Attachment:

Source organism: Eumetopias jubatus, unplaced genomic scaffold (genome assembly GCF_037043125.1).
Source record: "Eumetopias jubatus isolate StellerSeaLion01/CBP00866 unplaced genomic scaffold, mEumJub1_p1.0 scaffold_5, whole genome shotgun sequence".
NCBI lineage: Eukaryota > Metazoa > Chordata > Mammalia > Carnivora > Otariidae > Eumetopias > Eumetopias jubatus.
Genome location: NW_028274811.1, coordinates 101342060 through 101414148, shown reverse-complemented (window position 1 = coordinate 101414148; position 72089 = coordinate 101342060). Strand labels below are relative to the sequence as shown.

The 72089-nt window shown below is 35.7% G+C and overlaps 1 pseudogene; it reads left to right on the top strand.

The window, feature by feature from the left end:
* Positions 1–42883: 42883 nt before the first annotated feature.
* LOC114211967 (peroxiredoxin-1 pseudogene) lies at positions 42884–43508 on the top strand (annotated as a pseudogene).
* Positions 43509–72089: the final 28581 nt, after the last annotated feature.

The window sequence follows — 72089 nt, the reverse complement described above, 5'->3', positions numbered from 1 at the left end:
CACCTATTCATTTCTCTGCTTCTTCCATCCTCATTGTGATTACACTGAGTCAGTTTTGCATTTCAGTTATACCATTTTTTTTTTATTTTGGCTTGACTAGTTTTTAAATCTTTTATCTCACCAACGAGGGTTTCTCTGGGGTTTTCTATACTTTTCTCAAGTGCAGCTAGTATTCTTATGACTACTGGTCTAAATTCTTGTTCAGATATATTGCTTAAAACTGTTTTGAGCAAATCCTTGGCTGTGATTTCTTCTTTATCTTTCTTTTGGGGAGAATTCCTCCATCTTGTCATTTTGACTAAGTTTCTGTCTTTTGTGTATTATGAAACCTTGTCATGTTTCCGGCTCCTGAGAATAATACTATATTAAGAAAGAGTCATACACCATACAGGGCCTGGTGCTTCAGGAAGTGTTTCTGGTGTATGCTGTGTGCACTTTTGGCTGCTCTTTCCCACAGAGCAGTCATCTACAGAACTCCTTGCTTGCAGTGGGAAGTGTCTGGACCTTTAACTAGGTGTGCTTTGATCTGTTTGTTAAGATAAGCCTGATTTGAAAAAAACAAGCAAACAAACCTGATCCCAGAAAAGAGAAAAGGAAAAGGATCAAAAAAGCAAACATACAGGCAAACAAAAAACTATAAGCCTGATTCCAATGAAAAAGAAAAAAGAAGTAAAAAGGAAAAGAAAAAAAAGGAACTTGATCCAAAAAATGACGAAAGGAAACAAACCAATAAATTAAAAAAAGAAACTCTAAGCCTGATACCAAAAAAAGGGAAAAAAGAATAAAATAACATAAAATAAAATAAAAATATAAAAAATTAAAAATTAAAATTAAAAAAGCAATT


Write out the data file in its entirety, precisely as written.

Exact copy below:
Source organism: Eumetopias jubatus, unplaced genomic scaffold (genome assembly GCF_037043125.1).
Source record: "Eumetopias jubatus isolate StellerSeaLion01/CBP00866 unplaced genomic scaffold, mEumJub1_p1.0 scaffold_5, whole genome shotgun sequence".
NCBI lineage: Eukaryota > Metazoa > Chordata > Mammalia > Carnivora > Otariidae > Eumetopias > Eumetopias jubatus.
Genome location: NW_028274811.1, coordinates 101342060 through 101414148, shown reverse-complemented (window position 1 = coordinate 101414148; position 72089 = coordinate 101342060). Strand labels below are relative to the sequence as shown.

The 72089-nt window shown below is 35.7% G+C and overlaps 1 pseudogene; it reads left to right on the top strand.

The window, feature by feature from the left end:
* Positions 1–42883: 42883 nt before the first annotated feature.
* LOC114211967 (peroxiredoxin-1 pseudogene) lies at positions 42884–43508 on the top strand (annotated as a pseudogene).
* Positions 43509–72089: the final 28581 nt, after the last annotated feature.

The window sequence follows — 72089 nt, the reverse complement described above, 5'->3', positions numbered from 1 at the left end:
CACCTATTCATTTCTCTGCTTCTTCCATCCTCATTGTGATTACACTGAGTCAGTTTTGCATTTCAGTTATACCATTTTTTTTTTATTTTGGCTTGACTAGTTTTTAAATCTTTTATCTCACCAACGAGGGTTTCTCTGGGGTTTTCTATACTTTTCTCAAGTGCAGCTAGTATTCTTATGACTACTGGTCTAAATTCTTGTTCAGATATATTGCTTAAAACTGTTTTGAGCAAATCCTTGGCTGTGATTTCTTCTTTATCTTTCTTTTGGGGAGAATTCCTCCATCTTGTCATTTTGACTAAGTTTCTGTCTTTTGTGTATTATGAAACCTTGTCATGTTTCCGGCTCCTGAGAATAATACTATATTAAGAAAGAGTCATACACCATACAGGGCCTGGTGCTTCAGGAAGTGTTTCTGGTGTATGCTGTGTGCACTTTTGGCTGCTCTTTCCCACAGAGCAGTCATCTACAGAACTCCTTGCTTGCAGTGGGAAGTGTCTGGACCTTTAACTAGGTGTGCTTTGATCTGTTTGTTAAGATAAGCCTGATTTGAAAAAAACAAGCAAACAAACCTGATCCCAGAAAAGAGAAAAGGAAAAGGATCAAAAAAGCAAACATACAGGCAAACAAAAAACTATAAGCCTGATTCCAATGAAAAAGAAAAAAGAAGTAAAAAGGAAAAGAAAAAAAAGGAACTTGATCCAAAAAATGACGAAAGGAAACAAACCAATAAATTAAAAAAAGAAACTCTAAGCCTGATACCAAAAAAAGGGAAAAAAGAATAAAATAACATAAAATAAAATAAAAATATAAAAAATTAAAAATTAAAATTAAAAAAGCAATT